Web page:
Top 10 Artists by auction revenue

Top 10 Artists: Zhang Daqian, Qi Baishi, Andy Warhol, Pablo Picasso, Xu Beihong, Wu Guanzhong, Fu Baoshi,  Gerhard Richter, Francis Bacon, Li Keran

Having emerged as the world’s strongest art marketplace last year, it comes as no surprise to find China’s two leading artists now holding the top two places in Artprice’s global ranking of artists by auction revenue.

This is the first time in 21 years that Pablo Picasso has not been among the top 3. Indeed the dethroning of the Spanish artist has been particularly spectacular since not only has he been overtaken by Qi Baishi and Zhang Daqian, he is also now behind Andy Warhol.

2011 definitively confirmed Chinese domination of the art market: with a more than 40% share of the global art market and six out of the world’s top ten best-selling artists, China is now incontrovertibly the world’s leader of the art market.

1. Zhang Daqian (1899-1983) – $550m
The Modern master’s progression appears to have no limits, after an exceptional year 2010 (nearly $314 million in auction revenue and more than 58 results above the $1 million threshold), 2011 saw Zhang Daqian take the number 1 spot in Artprice’s global ranking of artist’s by auction revenue. Indeed, with a total annual revenue figure of $550 million in 2011, Zhang Daqian scored the best annual result for an artist ever recorded.

With 1,361 lots offered (of which 1,128 lots found buyers), an ever-greater quantity of the artist’s work is appearing on the market (+20% compared with 2010) with demand apparently keeping pace (only 20% unsold).

With more than 111 results above $1m, Zhang Daqian generated the highest number of results above the 7-figure threshold (US$) in 2011 of any artist, and his Lotus and Mandarin Ducks generated his best-ever auction result at $21.8 million. Created in 1947 and exposed as of 1957 in France and then worldwide, the work sold at Sotheby’s Hong Kong for HK$170 million at more than ten times its low estimate. That was also the highest sum ever paid for a work of art at a Hong Kong auction.

Five of Zhang Daqian’s ten best-ever auction results were generated last year, again accelerating his price index which gained nother 50% in 2011 after already tripling since 2005. Before 2005, 90% of his works sold for less than $100,000; since 2005 only 57% of his works were presented at below that threshold.

In fact in 2011 only 1.9% of Zhang Daqian’s lots could be acquired for less than $5,000 and only a tiny fraction of his works sold outside Asia: only six lost were presented outside China, four in New York and two in Paris, all of which demolished their pre-sale estimates (95% of his works ‑ wherever they are presented exceed their low estimate). These works represented no more than 0.03% of his total 2011 revenue.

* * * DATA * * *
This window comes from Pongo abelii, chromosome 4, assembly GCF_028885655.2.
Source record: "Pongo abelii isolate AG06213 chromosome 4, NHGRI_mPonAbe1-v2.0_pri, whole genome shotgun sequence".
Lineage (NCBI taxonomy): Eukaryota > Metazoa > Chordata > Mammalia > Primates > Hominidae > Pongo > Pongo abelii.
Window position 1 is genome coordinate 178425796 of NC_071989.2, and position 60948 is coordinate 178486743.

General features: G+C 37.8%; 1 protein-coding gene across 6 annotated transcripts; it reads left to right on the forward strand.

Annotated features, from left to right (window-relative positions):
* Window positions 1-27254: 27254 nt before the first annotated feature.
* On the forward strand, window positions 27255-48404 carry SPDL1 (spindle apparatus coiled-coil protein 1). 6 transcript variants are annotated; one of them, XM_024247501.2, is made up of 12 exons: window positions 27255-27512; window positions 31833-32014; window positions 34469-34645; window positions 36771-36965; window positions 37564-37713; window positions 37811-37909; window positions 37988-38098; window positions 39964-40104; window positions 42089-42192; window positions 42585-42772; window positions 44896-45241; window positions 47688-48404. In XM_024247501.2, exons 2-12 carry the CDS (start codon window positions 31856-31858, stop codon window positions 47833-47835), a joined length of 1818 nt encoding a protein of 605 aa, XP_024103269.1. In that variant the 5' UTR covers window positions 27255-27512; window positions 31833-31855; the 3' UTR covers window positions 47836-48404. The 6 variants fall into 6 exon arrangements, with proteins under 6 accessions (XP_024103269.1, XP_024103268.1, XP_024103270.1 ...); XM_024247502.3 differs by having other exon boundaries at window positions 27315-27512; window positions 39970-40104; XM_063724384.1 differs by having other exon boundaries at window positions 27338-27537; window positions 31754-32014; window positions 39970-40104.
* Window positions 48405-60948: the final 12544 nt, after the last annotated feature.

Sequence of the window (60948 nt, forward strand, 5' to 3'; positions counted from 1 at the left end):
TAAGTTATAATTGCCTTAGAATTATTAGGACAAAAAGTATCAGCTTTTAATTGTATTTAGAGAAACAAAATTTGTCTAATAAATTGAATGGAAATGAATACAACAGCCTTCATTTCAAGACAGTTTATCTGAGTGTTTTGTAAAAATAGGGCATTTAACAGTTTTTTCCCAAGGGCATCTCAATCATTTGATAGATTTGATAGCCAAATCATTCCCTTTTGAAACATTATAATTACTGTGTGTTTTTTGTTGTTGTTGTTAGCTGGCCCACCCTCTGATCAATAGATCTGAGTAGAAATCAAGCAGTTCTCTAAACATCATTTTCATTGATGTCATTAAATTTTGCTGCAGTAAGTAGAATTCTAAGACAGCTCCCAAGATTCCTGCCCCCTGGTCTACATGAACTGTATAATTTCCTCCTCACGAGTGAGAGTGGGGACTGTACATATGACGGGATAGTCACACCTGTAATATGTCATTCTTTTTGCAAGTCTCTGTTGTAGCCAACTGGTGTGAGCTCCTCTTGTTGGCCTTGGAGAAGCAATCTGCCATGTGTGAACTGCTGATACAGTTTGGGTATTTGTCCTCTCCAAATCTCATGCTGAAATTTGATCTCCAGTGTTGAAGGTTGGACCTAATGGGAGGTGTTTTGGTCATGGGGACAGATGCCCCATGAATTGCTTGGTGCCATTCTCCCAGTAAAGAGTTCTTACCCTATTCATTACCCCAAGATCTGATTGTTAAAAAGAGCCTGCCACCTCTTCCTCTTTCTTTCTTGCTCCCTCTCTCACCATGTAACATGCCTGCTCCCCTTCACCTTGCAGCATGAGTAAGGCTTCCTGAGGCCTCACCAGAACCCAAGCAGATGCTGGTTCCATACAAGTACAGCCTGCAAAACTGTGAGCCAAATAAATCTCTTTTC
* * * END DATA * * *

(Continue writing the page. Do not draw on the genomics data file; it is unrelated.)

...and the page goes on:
2. Qi Baishi (1864-1957) – $510m
Surprising second in 2010, Qi Baishi maintains his ranking this year. Already in 4th place in 2009, demand is still high for Qi Baishi’s works: only 18% of his works were bought in in 2011, and 96% sold above their pre-sale estimate!

In fact, 1,340 of his works were offered last year and the demand response was very strong indeed with no less than three new personal records being set throughout the year. Half of Qi Baishi’s results above the $5 million line were generated in 2011 (seven out of fourteen), including his latest record and best-ever global result for a drawing, Eagle Standing on Pine Tree; Four-Character Couplet in Seal Script which fetched $57 million. This result was also the best auction result of the year 2011 (fifteenth best result of all time in any medium) and Qi Baishi became the first Chinese artist to join the all-time, all-media, top-twenty results ranking.

Slightly more exported than his compatriot Zhang Daqian, 25 works by the artist were offered outside Asia in 2011 (out of 30 offered) representing no more than 0.58% of his total auction revenue. Qi Baishi’s prices also rose 35% last year, after an increase of 400% between 2009 and 2010.


3. Andy Warhol (1928-1987) – $325m

The only Western artist remaining in the top 3, Andy Warhol generated a slightly better total than his 2010 auction revenue ($313 million). Amounting to $325m, the American Pop artist’s total gives him third place in the global ranking for2011, and, for the second time only, he overtook Pablo Picasso.

Warhol’s 2011 figures strangely resemble his 2010 figures with a similar annual total (+4%), 46 results above the $1 million line (vs. 40 in 2010), a 26% unsold rate (vs. 29% in 2010) and a volume of lots sold just 1% up from the previous year. The only real difference was the absence of a record result in the top 5 (after his Men In Her Life fetched $56.5 million in 2010, the year’s fourth best result). In 2011, his best result was generated by a Self-Portrait that fetched $34.25 million against a pre-sale estimate of $20 million – $30 million. This was in fact the year’s tenth best global result.